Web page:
The Rail Safety Improvement Act of 2008 (RSIA) requires Class I railroads to install PTC systems on tracks that carry passengers or toxic-by-inhalation (TIH) materials. Based on a January 2012 final Federal Railroad Administration rule, AAR estimates that PTC technology will have to be deployed on approximately 63,000 miles of U.S. freight rail lines. This will involve the installation of PTC capability on thousands of locomotives; a large, new wireless communications network and tens of thousands of track-side devices connected to signals, switches and other wayside devices.

As originally written, the RSIA mandated that PTC be put into service by the end of 2015. Since enactment of the legislation, railroads have devoted enormous human and financial resources to develop a fully functioning PTC system, and progress to date has been substantial. Still, only one of the four major lines suggests it may be able to meet that date. The others say it may take as long as 2022.

Train Speeds in 2013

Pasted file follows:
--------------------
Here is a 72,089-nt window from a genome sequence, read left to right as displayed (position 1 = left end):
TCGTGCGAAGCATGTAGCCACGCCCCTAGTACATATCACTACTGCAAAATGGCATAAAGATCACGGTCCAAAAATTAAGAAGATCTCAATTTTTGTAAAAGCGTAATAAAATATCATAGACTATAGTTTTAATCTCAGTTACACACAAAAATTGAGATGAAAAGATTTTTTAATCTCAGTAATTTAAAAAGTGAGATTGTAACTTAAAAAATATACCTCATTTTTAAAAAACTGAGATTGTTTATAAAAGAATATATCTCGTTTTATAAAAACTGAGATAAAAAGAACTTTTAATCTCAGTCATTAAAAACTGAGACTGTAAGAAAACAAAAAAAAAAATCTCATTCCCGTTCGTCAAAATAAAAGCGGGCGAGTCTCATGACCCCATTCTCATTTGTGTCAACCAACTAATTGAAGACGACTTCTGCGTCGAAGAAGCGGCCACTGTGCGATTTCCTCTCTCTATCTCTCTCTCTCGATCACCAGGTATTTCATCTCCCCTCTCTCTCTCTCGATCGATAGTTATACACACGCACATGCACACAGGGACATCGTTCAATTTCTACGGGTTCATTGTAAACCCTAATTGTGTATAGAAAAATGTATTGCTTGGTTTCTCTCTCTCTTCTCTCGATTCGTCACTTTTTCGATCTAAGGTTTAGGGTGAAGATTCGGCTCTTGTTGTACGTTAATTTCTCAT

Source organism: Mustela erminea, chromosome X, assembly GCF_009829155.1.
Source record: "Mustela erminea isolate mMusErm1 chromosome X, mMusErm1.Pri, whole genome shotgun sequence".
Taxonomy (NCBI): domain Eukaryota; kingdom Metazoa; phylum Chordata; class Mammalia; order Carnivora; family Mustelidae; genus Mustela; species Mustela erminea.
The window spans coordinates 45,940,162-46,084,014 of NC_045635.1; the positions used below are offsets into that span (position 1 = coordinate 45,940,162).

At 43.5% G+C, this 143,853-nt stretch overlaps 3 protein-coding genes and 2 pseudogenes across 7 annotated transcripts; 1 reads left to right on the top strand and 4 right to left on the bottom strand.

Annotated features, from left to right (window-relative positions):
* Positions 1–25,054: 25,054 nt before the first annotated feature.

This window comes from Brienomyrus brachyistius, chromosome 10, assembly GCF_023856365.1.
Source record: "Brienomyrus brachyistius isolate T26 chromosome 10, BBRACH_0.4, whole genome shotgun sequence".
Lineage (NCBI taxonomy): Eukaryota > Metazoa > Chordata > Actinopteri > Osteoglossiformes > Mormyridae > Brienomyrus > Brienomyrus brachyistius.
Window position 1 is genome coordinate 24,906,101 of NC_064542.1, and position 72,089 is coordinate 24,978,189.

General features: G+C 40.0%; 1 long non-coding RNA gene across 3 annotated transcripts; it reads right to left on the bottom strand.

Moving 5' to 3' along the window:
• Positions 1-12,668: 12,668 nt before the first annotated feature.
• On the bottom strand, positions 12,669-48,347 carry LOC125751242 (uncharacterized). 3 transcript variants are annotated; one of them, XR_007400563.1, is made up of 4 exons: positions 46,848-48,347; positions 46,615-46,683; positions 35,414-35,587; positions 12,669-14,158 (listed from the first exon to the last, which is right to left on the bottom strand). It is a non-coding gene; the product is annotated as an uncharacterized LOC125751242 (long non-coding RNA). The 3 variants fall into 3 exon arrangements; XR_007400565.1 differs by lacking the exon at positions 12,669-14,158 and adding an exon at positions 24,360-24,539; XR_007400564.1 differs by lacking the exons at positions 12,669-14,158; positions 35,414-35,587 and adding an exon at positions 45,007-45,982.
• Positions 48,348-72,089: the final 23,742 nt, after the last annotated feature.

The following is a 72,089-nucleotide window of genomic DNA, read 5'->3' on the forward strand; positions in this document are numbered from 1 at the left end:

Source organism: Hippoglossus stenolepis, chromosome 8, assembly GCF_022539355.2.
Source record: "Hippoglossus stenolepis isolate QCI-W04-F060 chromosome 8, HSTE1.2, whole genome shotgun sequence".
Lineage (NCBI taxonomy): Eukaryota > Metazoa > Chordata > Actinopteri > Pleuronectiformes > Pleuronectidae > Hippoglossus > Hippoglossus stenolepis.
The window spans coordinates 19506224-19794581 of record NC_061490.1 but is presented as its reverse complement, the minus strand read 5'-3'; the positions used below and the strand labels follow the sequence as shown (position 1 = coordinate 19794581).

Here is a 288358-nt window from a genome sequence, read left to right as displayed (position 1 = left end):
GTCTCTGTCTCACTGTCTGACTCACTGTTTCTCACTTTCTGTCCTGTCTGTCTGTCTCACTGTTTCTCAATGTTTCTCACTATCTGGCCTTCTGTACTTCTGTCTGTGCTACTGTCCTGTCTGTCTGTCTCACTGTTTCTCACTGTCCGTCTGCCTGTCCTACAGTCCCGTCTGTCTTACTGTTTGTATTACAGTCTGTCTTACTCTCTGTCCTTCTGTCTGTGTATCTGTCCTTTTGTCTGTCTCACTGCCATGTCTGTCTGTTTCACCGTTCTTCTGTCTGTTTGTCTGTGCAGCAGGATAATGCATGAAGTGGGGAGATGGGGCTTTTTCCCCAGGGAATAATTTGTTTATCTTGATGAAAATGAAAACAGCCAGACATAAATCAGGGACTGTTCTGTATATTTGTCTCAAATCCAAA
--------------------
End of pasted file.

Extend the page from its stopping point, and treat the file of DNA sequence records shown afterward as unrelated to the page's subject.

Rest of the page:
All six railroads of the major coal-hauling railroads use the same definitions to calculate their performance data, ensuring a high degree of consistency of the measurements. The level of one railroad’s performance relative to another’s may differ sharply because each railroad is unique. Differences between railroads include terrain, physical routes and network design, traffic mix and volume, the extent of passenger operations, and operational practices. External factors, such as weather and port operations, can also cause variations between railroads and over time. In addition, individual differences in the collection and reporting of operational data may affect the absolute level of the measures on each road to some degree.